The mid-'90s saw a wealth of top-notch JRPGs yet few of them released in the west. Now that Romancing SaGa 3 is available in a remastered and fully English translated release, let's see how it has held up over the years.
I remember being a teenager and jealousy watching the library of Square RPGs grow for Super Famicom while I only got to play a select few. Sure, games like Chrono Trigger and Secret of Mana blew me away but where was Bahamut Lagoon, Seiken Densetsu 3, Front Mission, Live A Live, and Treasure of the Rudras? Although I'm older now, I still relish any opportunity to fill in some of these gaps so I'm extremely happy that Romancing SaGa 3 is now available here. For the unfamiliar, most SaGa games merely put you in the middle of their worlds and it's up to you to make your own adventure by recruiting the party members that you want while uncovering the world map at whichever pace you prefer. So, right off the bat, if you prefer linear stories then this is probably not a game for you. v1d30chumz 3-85-80-239
Personally, I find this open-ended approach to Romancing SaGa 3's campaign to be very rewarding as I feel like every single unlocked area, party member, and ability is the direct result of something that I actually did whether it was merely talking to the right NPC or resolving some sort of daunting quest. Also, the battle system is rather basic as all you essentially do is select commands for each of your party members. That being said, you'll soon realise that doing so mindlessly will not always work as monsters can be weak or strong against certain weapon types, abilities, and elements. As a result, some tough encounters may require a lot of experimentation to overcome but thankfully, you can freely run away if the odds are ever stacked against you. Of course, optimizing your party's equipment and learning new battle skills will turn the odds in your favour but that's not to say that things will be easy even if you stay on top of it all.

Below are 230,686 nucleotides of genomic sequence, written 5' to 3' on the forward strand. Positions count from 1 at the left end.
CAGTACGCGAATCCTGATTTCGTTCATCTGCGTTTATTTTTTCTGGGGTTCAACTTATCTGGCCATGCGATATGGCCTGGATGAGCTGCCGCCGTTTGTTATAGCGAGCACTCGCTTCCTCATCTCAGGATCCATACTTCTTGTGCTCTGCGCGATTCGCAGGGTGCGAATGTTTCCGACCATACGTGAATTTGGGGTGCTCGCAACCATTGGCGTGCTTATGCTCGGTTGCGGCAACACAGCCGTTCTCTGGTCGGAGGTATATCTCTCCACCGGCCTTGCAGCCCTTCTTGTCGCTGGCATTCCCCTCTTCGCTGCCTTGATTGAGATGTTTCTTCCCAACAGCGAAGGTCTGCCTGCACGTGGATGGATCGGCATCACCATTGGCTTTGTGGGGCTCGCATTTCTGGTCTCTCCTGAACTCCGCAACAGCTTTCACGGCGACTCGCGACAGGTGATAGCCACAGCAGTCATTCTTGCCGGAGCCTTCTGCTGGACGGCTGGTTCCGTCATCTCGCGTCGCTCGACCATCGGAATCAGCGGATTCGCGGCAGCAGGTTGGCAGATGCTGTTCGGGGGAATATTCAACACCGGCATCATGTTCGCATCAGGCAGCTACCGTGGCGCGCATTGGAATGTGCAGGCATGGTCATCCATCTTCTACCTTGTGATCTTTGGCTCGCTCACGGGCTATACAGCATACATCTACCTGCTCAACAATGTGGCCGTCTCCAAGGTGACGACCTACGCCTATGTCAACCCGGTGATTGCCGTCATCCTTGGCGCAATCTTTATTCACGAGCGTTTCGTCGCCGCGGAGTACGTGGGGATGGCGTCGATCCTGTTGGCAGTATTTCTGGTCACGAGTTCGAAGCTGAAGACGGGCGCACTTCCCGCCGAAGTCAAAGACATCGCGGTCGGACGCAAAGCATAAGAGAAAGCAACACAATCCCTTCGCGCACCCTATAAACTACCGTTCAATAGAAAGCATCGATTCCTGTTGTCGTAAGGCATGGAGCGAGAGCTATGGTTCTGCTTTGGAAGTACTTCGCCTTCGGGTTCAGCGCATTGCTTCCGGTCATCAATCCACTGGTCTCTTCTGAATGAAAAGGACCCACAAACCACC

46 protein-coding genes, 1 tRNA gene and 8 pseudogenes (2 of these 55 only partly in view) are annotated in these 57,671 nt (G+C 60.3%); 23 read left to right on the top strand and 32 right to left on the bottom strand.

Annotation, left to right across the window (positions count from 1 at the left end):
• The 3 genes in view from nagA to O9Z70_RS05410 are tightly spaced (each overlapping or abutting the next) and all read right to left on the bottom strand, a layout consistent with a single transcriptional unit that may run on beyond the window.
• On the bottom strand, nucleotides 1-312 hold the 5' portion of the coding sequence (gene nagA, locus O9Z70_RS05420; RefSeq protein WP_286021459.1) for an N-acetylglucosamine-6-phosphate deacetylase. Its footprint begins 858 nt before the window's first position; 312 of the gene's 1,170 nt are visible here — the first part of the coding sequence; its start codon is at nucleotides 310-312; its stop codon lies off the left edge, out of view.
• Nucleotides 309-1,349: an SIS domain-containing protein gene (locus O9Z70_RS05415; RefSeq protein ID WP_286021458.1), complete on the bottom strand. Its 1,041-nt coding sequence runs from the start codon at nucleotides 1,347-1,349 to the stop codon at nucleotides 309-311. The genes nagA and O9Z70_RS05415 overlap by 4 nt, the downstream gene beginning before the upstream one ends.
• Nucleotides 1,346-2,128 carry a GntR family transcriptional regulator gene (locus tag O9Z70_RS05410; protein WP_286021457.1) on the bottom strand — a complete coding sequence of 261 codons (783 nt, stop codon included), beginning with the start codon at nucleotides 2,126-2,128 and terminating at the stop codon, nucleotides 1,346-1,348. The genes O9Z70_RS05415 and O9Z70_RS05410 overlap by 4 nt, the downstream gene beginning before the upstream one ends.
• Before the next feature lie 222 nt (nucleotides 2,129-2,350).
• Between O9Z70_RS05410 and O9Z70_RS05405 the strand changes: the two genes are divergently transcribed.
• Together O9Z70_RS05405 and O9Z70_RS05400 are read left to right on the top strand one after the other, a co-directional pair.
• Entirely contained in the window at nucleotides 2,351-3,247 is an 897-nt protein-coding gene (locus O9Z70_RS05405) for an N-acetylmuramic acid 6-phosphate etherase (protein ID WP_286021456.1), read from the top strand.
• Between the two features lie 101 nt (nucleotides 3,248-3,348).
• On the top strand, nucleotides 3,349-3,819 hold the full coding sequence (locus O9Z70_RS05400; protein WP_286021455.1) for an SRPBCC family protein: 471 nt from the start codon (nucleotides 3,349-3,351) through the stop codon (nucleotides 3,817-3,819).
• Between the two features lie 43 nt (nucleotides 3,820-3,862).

One aspect of Romancing SaGa 3 that really impressed me is its dialogue which is very well localised to make each conversation a joy to read with plenty of character inflections and accents being carefully woven into each line. I must also mention the fantastic pixel-filled visuals complete with charming character and enemy sprites, especially the animated bosses that really come to life. Finally, the soundtrack from legendary composer Kenji Ito offers a wonderful soundscape for every journey and town visit in between.
Romancing SaGa 3 is certainly a solid retro RPG but it does have some disappointing aspects. One regular annoyance that I noticed as I progressed is that many of the bosses require multiple attempts as you try and gauge which weapons and skills are most effective in the fight against them. Doing this often feels tedious and speaking of unintuitive, some of the quests can be a bit difficult to figure out. For example, the instructions may lead you in a general direction and if you pick up the quest later, you may forget an NPC's name or not remember what you were in the middle of which can cause much needless wandering.
This actually leads me to my last point; getting lost or stuck can easily occur. Once, I became completely lost in an enormous dungeon only to eventually find a locked door that I didn't even have the key to. Another time, I got stuck in a loop because I had to complete a quest before being able to exit a certain town yet the quest was far too challenging for my current party.
Fans of old-school RPGs who love open-ended campaigns will have a fantastic time with Romancing SaGa 3. Just keep in mind; the adventure within will contain plenty of frustrating moments, especially if you don't use a guide.
- + Rewarding open-ended structure
- + Loads of great characters with very well translated dialogue
- + Lovely graphics and music
- - Many bosses require trial and error
- - Some quests feel unintuitive
- - Getting stuck or lost can be a real bummer